Reckitt Benckiser has court win over misleading painkiller ads

Pharmaceutical giant Reckitt Benckiser has won a case alleging misleading conduct against New Zealand drug company AFT Pharmaceuticals over claims about pain relief tablets.

The dispute was over claims by AFT that its painkiller Maxigesic was more effective that Reckitt’s competing brand, Nuromol, made in marketing campaigns to promote Paracetamol-Ibuprofin combinations following the withdrawal of over-the-counter Codeine based medicines in February this year.


The Maxigesic campaign featured a print ad, a point of sale advertisement and a pamphlet that stated the medication provided stronger and more effective pain relief than Nuromol, or any other Paracetamol-Ibuprofen mixture, when taken at their respective maximum recommended daily doses.

Justice Gleeson in the Federal Court observed in his ruling that at their maximum recommended daily dosages, Maxigesic delivers 2500mg more paracetamol and 600mg more ibuprofen than Nuromol.

Given the different dosages, the judge ruled AFT’s advertising had been misleading under the Australian Consumer Law, writing:

Those representations were misleading or deceptive, or likely to mislead or deceive in contravention of s 18 of the ACL; they were misleading representations that the Maxigesic goods were of a particular quality, namely, able to provide the stronger and more effective pain relief referred to in the representations, in contravention of s 29(1)(a) of the ACL; and they were made in contravention of s 29(1)(g) of the ACL because they were misleading representations that the Maxigesic goods had the performance characteristics of providing stronger and more effective pain relief referred to in the representations. In the absence of an adequate scientific foundation, I also conclude that, by making the representations, AFT engaged in conduct that was liable to mislead the public as to the characteristics of the Maxigesic goods, in contravention of s 33 of the ACL.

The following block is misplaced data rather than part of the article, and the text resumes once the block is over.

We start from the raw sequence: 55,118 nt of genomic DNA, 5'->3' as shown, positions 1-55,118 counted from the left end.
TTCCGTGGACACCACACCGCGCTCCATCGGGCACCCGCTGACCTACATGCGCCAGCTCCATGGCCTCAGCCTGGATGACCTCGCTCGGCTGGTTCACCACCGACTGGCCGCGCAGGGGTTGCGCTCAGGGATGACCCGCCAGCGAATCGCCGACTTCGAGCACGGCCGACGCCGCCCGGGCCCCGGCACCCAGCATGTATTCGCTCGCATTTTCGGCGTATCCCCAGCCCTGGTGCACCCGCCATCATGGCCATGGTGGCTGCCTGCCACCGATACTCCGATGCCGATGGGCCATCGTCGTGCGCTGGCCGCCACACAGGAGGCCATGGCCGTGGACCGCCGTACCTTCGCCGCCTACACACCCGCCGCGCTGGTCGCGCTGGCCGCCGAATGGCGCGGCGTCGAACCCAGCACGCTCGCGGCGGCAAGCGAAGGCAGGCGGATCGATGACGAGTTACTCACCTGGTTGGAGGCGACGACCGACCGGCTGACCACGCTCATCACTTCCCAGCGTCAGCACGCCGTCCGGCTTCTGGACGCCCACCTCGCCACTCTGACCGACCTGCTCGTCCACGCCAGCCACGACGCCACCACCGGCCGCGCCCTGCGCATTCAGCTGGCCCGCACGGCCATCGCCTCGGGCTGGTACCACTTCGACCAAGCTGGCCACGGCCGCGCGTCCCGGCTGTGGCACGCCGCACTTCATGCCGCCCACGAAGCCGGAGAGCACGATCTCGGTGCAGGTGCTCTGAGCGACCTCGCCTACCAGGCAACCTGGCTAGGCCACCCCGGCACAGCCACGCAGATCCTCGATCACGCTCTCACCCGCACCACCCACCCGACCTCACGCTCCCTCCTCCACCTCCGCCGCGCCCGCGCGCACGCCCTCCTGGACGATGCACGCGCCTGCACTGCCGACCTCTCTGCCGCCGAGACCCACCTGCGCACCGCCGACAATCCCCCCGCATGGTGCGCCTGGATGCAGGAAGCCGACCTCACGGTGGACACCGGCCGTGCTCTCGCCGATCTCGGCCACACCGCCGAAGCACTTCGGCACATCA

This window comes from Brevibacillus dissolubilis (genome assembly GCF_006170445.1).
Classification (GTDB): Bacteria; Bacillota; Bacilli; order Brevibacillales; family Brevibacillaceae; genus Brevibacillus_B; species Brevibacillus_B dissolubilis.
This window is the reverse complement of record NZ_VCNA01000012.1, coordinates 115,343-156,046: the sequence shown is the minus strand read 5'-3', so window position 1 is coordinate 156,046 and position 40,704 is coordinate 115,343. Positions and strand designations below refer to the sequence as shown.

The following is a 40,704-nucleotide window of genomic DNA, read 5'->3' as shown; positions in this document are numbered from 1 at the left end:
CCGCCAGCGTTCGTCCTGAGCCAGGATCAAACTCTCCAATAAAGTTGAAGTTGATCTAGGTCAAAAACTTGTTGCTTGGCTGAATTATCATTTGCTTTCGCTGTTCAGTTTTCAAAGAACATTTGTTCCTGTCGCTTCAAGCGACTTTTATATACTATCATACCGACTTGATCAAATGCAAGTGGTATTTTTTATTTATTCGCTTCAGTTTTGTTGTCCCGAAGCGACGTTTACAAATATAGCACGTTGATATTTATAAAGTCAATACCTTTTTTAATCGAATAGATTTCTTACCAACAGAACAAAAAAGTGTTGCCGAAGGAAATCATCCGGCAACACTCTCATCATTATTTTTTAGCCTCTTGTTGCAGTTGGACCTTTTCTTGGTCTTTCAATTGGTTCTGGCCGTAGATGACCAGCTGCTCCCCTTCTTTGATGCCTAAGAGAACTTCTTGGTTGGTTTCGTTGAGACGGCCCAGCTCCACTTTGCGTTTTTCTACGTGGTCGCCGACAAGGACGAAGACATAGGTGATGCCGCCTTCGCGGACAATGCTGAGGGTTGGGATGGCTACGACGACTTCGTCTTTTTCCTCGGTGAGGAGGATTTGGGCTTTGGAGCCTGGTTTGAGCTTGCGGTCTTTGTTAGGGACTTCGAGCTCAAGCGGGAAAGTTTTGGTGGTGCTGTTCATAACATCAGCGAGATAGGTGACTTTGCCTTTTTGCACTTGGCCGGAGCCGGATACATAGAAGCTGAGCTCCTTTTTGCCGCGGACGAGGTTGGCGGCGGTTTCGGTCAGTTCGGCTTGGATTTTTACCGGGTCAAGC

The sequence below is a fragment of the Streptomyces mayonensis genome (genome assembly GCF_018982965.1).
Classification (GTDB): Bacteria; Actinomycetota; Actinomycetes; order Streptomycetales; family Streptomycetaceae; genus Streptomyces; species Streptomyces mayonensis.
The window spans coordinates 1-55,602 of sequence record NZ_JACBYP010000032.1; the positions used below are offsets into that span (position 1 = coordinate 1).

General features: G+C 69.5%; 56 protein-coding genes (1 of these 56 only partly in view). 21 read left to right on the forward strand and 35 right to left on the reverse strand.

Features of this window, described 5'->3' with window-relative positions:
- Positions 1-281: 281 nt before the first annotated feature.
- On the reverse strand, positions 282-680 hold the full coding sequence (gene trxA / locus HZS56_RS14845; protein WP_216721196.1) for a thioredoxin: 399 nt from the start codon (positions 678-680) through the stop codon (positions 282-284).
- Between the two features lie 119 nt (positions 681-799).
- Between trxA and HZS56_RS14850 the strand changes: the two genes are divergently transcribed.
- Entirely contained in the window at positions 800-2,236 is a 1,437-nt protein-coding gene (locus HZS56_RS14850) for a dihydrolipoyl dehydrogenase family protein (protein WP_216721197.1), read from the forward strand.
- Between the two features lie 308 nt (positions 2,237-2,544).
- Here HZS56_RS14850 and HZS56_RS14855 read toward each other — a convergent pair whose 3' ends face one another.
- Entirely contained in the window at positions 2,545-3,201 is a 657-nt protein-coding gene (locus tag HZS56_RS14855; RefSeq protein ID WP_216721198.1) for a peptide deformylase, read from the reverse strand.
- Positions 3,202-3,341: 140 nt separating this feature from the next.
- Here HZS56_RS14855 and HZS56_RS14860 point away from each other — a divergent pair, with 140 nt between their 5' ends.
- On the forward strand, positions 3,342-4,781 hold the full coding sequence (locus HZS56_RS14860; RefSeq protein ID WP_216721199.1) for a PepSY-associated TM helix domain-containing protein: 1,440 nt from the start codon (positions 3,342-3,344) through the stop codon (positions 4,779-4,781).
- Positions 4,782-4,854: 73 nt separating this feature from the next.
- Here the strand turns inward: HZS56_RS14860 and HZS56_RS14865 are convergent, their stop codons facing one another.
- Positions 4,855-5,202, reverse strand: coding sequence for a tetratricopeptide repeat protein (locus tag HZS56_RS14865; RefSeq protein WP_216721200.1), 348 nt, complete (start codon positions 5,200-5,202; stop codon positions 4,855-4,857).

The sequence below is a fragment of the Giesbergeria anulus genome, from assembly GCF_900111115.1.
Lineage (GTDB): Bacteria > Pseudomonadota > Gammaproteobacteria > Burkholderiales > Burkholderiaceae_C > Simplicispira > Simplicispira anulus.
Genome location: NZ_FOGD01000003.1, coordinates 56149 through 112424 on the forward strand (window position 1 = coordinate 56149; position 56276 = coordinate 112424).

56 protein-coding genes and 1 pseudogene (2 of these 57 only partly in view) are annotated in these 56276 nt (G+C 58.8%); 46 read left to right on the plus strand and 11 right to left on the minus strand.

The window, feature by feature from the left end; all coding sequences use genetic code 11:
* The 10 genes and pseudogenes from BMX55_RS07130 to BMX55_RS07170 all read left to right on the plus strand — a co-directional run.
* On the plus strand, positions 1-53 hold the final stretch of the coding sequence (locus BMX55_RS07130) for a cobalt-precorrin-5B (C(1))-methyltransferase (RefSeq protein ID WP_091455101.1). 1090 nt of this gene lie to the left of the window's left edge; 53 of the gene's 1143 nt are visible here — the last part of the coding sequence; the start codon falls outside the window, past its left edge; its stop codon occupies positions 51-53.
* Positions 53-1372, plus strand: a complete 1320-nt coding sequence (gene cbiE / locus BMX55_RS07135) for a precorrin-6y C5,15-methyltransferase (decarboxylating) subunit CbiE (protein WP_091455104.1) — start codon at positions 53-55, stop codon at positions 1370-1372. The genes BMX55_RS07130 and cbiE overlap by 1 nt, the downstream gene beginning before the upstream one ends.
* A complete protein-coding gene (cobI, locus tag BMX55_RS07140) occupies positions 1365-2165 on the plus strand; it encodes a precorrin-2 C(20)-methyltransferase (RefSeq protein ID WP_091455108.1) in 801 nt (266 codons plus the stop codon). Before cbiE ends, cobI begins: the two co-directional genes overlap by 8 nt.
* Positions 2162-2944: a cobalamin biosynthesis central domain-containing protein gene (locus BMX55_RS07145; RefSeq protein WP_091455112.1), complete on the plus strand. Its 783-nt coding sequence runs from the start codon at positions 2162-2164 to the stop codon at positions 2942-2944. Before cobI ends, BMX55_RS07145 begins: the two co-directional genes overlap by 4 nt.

The ruling also referred to one of Beckitt Benckister’s recent court losses over the marketing of painkillers, where GlaxoSmithKline won a dispute over comparisons between Nurofen and Paracetamol.

In that case, Justice Gleeson ruled where advertising claims are made of a scientific nature, showing there is no scientific foundation for those claims may be enough to establish that the claims are misleading.

Last year Reckitt Benckiser was fined $6 million for misleading consumers over different pain relief products and in 2013 was ordered by the Therapeutic Goods Administration to withdraw ad claims about ‘targeted relief’.

Both companies have been contacted for comment.


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